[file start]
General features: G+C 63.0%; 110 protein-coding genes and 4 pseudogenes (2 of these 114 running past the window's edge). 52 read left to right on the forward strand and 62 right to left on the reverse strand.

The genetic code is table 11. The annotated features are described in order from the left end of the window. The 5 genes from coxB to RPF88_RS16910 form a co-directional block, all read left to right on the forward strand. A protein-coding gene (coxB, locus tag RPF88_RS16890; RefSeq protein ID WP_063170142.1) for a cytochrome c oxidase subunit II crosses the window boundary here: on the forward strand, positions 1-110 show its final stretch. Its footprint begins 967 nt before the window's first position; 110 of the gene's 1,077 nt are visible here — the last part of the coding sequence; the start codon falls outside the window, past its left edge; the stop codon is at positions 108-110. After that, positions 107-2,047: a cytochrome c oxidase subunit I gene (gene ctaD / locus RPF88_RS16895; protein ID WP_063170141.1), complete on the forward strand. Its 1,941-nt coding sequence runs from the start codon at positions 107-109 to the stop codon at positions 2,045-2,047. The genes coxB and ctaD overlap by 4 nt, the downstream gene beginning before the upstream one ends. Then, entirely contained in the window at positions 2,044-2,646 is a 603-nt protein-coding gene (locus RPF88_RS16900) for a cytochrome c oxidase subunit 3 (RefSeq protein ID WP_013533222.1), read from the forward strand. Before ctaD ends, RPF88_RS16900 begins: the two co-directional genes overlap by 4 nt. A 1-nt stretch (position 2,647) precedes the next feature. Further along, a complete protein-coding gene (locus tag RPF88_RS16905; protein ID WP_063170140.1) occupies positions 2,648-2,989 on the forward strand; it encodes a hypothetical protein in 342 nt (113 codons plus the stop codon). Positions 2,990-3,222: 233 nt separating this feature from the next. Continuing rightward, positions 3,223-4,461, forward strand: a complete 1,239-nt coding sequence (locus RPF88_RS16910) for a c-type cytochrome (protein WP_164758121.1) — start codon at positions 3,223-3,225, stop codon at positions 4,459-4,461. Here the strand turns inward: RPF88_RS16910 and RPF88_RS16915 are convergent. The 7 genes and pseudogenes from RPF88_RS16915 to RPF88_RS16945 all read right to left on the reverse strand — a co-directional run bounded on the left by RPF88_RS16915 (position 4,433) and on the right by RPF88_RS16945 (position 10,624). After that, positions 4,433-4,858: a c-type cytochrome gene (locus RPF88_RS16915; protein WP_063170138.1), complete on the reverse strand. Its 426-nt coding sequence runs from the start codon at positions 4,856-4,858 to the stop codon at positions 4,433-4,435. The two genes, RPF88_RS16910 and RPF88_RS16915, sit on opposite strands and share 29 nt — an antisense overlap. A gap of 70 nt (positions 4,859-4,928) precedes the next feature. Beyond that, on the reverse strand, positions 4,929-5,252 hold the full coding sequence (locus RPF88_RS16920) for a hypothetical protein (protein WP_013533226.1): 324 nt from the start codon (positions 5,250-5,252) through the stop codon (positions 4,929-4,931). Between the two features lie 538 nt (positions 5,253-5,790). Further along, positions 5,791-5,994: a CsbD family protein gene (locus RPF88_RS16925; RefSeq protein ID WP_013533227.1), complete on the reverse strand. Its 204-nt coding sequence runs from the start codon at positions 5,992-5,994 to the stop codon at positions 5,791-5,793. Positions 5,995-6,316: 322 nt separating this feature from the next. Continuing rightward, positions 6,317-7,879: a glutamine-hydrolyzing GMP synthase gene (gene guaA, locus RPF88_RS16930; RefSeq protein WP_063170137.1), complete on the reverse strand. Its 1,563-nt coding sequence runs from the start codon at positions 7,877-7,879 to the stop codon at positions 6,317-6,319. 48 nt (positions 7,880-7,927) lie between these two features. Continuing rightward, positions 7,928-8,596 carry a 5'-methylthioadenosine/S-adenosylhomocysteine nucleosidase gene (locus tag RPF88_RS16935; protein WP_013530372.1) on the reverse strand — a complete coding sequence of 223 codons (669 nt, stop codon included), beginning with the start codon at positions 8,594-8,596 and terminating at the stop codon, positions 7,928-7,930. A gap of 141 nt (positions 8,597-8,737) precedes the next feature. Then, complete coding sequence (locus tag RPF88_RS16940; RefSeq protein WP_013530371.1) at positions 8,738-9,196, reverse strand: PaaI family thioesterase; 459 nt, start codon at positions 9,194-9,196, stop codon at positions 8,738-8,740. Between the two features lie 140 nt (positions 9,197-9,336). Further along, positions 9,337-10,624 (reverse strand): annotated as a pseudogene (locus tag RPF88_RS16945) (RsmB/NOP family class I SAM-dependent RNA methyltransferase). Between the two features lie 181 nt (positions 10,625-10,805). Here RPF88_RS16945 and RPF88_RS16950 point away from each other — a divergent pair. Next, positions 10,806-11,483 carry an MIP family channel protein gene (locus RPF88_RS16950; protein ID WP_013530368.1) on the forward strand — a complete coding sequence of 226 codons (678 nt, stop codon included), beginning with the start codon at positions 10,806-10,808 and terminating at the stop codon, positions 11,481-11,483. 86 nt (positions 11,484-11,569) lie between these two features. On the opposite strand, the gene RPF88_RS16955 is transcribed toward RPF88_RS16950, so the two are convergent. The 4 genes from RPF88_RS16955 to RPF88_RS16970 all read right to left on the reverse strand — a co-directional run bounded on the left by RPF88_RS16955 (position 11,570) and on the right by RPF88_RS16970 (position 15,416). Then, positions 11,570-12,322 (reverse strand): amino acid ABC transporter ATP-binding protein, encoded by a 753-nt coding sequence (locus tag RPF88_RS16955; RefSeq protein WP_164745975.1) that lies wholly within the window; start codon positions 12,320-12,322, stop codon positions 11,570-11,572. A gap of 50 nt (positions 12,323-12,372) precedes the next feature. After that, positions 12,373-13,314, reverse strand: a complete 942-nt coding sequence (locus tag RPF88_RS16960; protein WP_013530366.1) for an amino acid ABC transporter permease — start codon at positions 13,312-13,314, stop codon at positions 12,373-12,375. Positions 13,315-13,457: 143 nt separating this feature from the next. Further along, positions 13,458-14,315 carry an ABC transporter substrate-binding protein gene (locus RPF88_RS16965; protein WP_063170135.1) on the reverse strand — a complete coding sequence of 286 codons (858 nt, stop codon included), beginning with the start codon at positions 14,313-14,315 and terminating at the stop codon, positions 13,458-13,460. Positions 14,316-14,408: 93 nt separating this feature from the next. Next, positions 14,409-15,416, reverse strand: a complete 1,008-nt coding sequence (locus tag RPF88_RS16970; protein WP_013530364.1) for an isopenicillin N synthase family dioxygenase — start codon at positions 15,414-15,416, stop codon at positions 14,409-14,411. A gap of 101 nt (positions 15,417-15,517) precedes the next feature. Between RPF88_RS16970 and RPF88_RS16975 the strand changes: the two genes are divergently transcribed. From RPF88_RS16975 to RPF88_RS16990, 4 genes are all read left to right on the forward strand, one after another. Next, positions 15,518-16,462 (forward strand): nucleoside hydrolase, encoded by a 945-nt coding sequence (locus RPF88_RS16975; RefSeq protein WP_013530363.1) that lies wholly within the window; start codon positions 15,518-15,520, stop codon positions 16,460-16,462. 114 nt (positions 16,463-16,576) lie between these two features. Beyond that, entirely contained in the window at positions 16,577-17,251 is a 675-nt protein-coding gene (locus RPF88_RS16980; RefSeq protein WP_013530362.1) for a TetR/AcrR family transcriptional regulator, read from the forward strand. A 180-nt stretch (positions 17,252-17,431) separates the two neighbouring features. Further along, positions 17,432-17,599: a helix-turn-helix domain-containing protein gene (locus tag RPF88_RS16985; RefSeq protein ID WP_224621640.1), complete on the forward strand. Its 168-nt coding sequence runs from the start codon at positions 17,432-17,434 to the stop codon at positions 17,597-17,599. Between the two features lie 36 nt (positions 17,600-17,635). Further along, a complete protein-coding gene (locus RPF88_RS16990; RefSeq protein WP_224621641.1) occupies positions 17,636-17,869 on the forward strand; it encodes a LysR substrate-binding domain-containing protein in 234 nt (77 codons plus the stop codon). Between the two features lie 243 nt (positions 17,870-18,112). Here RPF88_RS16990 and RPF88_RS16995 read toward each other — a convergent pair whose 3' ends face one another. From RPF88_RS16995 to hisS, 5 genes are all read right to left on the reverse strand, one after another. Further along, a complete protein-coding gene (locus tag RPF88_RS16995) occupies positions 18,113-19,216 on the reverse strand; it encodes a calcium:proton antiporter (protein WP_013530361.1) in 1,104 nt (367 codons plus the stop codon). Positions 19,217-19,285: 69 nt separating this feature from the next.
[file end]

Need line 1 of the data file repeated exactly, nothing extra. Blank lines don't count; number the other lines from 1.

General features: G+C 63.0%; 110 protein-coding genes and 4 pseudogenes (2 of these 114 running past the window's edge). 52 read left to right on the forward strand and 62 right to left on the reverse strand.